Tobacco-Related Deaths Claim Almost 60,000 Women’s Lives Each Year, And Are 100% Preventable

Cancer

Nearly 60,000 women in the United States die every year due to tobacco-related cancer. In 2014, it was 70,000.

According to the Office of the Surgeon General and Office on Smoking and Health, Smoking is now directly responsible for 80% of lung cancer deaths in women in the U.S annually.

Lung cancer became the leading killer of women in the U.S. when it surpassed the mortality rate of breast cancer in 1987. Today, frequent tobacco use remains the most common reason for cancer in women.

Nearly 60,000 women die every year from smoking-related cancer.
Source: Adobe Stock/mitarart
Nearly 60,000 women die every year from smoking-related cancer.

Compared with women who are nonsmokers, women who smoke cigarettes have greater risks of reproductive health problems, many forms of gynecologic cancer and other types of cancer, coronary and vascular disease, chronic obstructive lung disease, and osteoporosis, according to the Committee on Health Care for Underserved Women (CHCUW). Chronic obstructive pulmonary disease (COPD) brought on from smoking is also nearly 22 times more likely to kill women when compared to those who have never smoked, the Centers for Disease Control and Prevention (CDC) reports.

Perhaps the most alarming aspect of these statistics is that 100% of these tragic deaths can be avoided if women simply practice healthy habits when it comes to smoking.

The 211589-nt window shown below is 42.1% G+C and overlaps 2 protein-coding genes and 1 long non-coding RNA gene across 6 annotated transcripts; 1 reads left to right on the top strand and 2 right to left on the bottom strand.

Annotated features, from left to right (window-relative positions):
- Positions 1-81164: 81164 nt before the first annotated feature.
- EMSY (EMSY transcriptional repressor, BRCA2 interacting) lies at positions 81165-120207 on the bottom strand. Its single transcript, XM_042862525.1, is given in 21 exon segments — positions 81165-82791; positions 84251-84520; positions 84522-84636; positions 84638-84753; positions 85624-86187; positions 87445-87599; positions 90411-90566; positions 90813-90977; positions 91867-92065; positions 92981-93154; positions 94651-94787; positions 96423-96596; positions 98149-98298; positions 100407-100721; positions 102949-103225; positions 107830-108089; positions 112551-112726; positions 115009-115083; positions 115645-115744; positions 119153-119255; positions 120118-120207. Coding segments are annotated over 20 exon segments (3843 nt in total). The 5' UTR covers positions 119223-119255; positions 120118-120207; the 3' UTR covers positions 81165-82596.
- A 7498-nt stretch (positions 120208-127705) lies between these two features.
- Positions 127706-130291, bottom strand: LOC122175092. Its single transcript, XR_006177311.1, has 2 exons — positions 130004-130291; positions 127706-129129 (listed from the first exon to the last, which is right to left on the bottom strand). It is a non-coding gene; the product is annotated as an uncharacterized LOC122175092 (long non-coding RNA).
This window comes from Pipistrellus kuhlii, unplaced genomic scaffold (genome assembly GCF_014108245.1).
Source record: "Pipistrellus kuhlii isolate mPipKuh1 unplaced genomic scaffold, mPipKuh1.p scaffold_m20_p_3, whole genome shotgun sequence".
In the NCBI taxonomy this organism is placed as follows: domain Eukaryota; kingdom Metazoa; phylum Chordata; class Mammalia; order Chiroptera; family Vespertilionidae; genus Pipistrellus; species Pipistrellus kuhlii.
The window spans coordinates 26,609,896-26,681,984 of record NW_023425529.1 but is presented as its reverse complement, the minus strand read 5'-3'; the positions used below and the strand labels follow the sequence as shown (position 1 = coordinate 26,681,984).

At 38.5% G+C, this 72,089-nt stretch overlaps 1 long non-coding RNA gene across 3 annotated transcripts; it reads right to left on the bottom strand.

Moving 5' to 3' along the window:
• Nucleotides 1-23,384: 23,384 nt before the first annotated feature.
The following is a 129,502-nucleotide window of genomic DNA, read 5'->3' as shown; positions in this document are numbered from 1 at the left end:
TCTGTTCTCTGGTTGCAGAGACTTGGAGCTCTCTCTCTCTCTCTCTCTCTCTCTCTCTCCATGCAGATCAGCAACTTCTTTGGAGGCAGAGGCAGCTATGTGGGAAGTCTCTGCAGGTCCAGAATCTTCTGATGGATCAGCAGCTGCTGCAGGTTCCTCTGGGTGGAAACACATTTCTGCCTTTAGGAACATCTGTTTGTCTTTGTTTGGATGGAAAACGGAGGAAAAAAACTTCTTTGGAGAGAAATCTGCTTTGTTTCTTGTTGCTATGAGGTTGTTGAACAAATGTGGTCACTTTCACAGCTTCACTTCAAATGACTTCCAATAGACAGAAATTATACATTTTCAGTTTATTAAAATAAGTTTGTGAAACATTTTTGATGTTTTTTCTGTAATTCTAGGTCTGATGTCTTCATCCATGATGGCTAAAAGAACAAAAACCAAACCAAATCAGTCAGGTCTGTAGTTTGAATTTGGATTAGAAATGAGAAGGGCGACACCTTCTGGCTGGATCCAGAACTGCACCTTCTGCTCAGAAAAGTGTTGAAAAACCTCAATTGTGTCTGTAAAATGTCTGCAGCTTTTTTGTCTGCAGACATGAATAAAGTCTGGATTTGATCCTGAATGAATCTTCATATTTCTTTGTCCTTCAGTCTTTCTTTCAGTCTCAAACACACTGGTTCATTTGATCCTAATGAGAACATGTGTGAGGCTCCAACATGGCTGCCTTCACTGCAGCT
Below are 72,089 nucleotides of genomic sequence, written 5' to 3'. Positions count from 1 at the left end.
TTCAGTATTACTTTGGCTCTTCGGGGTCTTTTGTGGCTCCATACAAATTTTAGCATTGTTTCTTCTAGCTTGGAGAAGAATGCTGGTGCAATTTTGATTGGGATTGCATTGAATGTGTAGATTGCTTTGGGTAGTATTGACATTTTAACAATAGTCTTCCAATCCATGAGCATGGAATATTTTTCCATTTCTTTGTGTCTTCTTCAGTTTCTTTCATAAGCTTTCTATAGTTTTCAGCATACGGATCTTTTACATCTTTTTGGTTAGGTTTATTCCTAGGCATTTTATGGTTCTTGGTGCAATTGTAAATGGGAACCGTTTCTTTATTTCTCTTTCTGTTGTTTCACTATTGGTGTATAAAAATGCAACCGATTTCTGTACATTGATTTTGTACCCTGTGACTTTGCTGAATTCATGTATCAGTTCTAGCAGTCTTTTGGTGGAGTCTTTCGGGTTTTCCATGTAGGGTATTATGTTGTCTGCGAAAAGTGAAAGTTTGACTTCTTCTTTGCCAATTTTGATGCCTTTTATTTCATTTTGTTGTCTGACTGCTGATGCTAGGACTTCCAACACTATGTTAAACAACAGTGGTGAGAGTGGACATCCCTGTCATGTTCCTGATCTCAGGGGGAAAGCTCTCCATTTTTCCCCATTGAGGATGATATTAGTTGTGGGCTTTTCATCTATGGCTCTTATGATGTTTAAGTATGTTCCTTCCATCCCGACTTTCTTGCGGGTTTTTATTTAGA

Smoking-related illnesses are preventable.
Source: Adobe Stock/puhhha
Smoking-related illnesses are preventable.

“Tobacco use screening and cessation counseling is rated among the three most effective and efficacious preventive health actions that can be undertaken in a clinical setting,” writes the CHCUW. “Each visit to the obstetrician–gynecologist is an opportunity for intervention. The clinician can make a difference with minimal (less than 3 minutes) intervention. Even when patients are not willing to make a quit attempt, clinician-delivered brief interventions enhance motivation and increase the likelihood of future attempts.”

Quitting smoking is not an easy task for everyone. According to Lung.com, Women have been extensively targeted by tobacco marketing.

“These ads are dominated by themes associating cigarettes with social desirability, independence, weight control and having fun,” the website states. “Like most other advertisements, they often feature slim, attractive, and athletic models.”

Dependence on tobacco and nicotine is chemically wired within the brain.
Source: Adobe Stock/9nong
Dependence on tobacco and nicotine is chemically wired within the brain.

Further, “Some teenage girls start smoking to avoid weight gain and others to identify themselves as independent and glamorous, both themes promoted by the tobacco industry,” Lung.com reports.

Tobacco use negatively affects every organ system and is the most prevalent cause of premature death for adults within the United States. It causes tens of thousands of women to die every day from illnesses that can be prevented. Click below to take the pledge to look out for women in your life and share what you know about tobacco use and cancer.

Products You May Like

Articles You May Like

Johnson & Johnson COVID-19 Vaccine Authorized by U.S. FDA For Emergency Use – First Single-Shot Vaccine in Fight Against Global Pandemic
Multiple Myeloma Awareness Month: Inequity and Disparities in Multiple Myeloma Diagnosis, Treatment and Survivorship
Can The FDA Keep Pandemic Fraudsters at Bay?
New guidance to manage swollen lymph nodes after COVID-19 vaccination
Pharmacists discover active substances that block SARS-CoV-2 replication

Leave a Reply

Your email address will not be published. Required fields are marked *